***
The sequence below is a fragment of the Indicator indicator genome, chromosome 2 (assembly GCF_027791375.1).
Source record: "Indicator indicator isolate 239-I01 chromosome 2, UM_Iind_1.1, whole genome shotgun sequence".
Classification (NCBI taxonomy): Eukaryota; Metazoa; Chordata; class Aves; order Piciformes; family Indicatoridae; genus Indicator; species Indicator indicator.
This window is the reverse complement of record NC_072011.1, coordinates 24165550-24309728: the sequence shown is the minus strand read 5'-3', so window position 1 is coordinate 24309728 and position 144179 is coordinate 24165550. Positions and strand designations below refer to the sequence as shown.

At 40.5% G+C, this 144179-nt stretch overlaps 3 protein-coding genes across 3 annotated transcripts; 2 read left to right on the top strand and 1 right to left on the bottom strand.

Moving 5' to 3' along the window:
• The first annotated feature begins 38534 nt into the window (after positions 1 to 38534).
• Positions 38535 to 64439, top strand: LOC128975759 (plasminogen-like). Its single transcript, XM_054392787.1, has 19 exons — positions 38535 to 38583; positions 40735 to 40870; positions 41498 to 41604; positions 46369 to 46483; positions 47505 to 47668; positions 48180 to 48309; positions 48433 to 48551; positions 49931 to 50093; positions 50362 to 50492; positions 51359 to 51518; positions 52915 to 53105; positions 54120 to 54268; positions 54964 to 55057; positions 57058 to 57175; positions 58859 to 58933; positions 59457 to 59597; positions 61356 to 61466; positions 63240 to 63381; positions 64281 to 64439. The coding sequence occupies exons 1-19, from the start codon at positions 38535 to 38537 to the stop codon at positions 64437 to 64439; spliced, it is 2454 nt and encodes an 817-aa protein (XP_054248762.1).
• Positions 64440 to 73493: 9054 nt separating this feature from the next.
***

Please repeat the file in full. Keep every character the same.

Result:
The sequence below is a fragment of the Indicator indicator genome, chromosome 2 (assembly GCF_027791375.1).
Source record: "Indicator indicator isolate 239-I01 chromosome 2, UM_Iind_1.1, whole genome shotgun sequence".
Classification (NCBI taxonomy): Eukaryota; Metazoa; Chordata; class Aves; order Piciformes; family Indicatoridae; genus Indicator; species Indicator indicator.
This window is the reverse complement of record NC_072011.1, coordinates 24165550-24309728: the sequence shown is the minus strand read 5'-3', so window position 1 is coordinate 24309728 and position 144179 is coordinate 24165550. Positions and strand designations below refer to the sequence as shown.

At 40.5% G+C, this 144179-nt stretch overlaps 3 protein-coding genes across 3 annotated transcripts; 2 read left to right on the top strand and 1 right to left on the bottom strand.

Moving 5' to 3' along the window:
• The first annotated feature begins 38534 nt into the window (after positions 1 to 38534).
• Positions 38535 to 64439, top strand: LOC128975759 (plasminogen-like). Its single transcript, XM_054392787.1, has 19 exons — positions 38535 to 38583; positions 40735 to 40870; positions 41498 to 41604; positions 46369 to 46483; positions 47505 to 47668; positions 48180 to 48309; positions 48433 to 48551; positions 49931 to 50093; positions 50362 to 50492; positions 51359 to 51518; positions 52915 to 53105; positions 54120 to 54268; positions 54964 to 55057; positions 57058 to 57175; positions 58859 to 58933; positions 59457 to 59597; positions 61356 to 61466; positions 63240 to 63381; positions 64281 to 64439. The coding sequence occupies exons 1-19, from the start codon at positions 38535 to 38537 to the stop codon at positions 64437 to 64439; spliced, it is 2454 nt and encodes an 817-aa protein (XP_054248762.1).
• Positions 64440 to 73493: 9054 nt separating this feature from the next.